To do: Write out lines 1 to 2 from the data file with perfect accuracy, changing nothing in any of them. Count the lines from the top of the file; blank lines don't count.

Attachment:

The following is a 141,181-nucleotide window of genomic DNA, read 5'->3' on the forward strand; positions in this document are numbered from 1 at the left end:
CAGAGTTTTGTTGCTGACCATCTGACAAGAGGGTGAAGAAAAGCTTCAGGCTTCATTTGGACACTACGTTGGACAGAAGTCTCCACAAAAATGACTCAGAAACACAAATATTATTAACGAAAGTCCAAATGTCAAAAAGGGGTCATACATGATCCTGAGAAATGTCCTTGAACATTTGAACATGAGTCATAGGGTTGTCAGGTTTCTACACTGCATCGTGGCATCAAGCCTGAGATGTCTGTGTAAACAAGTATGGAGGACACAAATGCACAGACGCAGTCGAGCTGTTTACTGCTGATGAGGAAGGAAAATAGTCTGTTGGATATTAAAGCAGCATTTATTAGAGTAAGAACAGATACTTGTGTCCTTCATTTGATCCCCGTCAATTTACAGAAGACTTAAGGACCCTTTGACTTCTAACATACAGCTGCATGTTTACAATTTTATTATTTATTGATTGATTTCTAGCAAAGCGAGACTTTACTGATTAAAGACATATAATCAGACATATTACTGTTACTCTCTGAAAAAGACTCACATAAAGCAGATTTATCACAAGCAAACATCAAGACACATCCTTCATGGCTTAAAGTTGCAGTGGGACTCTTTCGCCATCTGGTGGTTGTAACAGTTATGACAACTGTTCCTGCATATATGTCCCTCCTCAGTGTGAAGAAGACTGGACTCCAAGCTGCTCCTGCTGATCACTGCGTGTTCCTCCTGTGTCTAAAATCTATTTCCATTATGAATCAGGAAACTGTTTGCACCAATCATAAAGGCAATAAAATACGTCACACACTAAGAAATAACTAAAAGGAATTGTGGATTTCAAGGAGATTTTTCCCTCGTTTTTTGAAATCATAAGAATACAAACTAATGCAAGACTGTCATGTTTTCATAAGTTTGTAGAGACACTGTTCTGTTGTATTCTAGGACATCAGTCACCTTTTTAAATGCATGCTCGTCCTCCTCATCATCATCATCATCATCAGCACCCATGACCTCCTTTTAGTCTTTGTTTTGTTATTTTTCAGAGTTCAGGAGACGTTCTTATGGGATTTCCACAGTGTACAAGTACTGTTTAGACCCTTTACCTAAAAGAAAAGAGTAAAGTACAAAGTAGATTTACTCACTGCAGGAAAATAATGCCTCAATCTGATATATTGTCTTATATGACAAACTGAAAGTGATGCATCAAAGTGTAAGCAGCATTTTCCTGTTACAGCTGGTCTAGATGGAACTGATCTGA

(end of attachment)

The following is a 141,181-nucleotide window of genomic DNA, read 5'->3' on the forward strand; positions in this document are numbered from 1 at the left end:
CAGAGTTTTGTTGCTGACCATCTGACAAGAGGGTGAAGAAAAGCTTCAGGCTTCATTTGGACACTACGTTGGACAGAAGTCTCCACAAAAATGACTCAGAAACACAAATATTATTAACGAAAGTCCAAATGTCAAAAAGGGGTCATACATGATCCTGAGAAATGTCCTTGAACATTTGAACATGAGTCATAGGGTTGTCAGGTTTCTACACTGCATCGTGGCATCAAGCCTGAGATGTCTGTGTAAACAAGTATGGAGGACACAAATGCACAGACGCAGTCGAGCTGTTTACTGCTGATGAGGAAGGAAAATAGTCTGTTGGATATTAAAGCAGCATTTATTAGAGTAAGAACAGATACTTGTGTCCTTCATTTGATCCCCGTCAATTTACAGAAGACTTAAGGACCCTTTGACTTCTAACATACAGCTGCATGTTTACAATTTTATTATTTATTGATTGATTTCTAGCAAAGCGAGACTTTACTGATTAAAGACATATAATCAGACATATTACTGTTACTCTCTGAAAAAGACTCACATAAAGCAGATTTATCACAAGCAAACATCAAGACACATCCTTCATGGCTTAAAGTTGCAGTGGGACTCTTTCGCCATCTGGTGGTTGTAACAGTTATGACAACTGTTCCTGCATATATGTCCCTCCTCAGTGTGAAGAAGACTGGACTCCAAGCTGCTCCTGCTGATCACTGCGTGTTCCTCCTGTGTCTAAAATCTATTTCCATTATGAATCAGGAAACTGTTTGCACCAATCATAAAGGCAATAAAATACGTCACACACTAAGAAATAACTAAAAGGAATTGTGGATTTCAAGGAGATTTTTCCCTCGTTTTTTGAAATCATAAGAATACAAACTAATGCAAGACTGTCATGTTTTCATAAGTTTGTAGAGACACTGTTCTGTTGTATTCTAGGACATCAGTCACCTTTTTAAATGCATGCTCGTCCTCCTCATCATCATCATCATCATCAGCACCCATGACCTCCTTTTAGTCTTTGTTTTGTTATTTTTCAGAGTTCAGGAGACGTTCTTATGGGATTTCCACAGTGTACAAGTACTGTTTAGACCCTTTACCTAAAAGAAAAGAGTAAAGTACAAAGTAGATTTACTCACTGCAGGAAAATAATGCCTCAATCTGATATATTGTCTTATATGACAAACTGAAAGTGATGCATCAAAGTGTAAGCAGCATTTTCCTGTTACAGCTGGTCTAGATGGAACTGATCTGA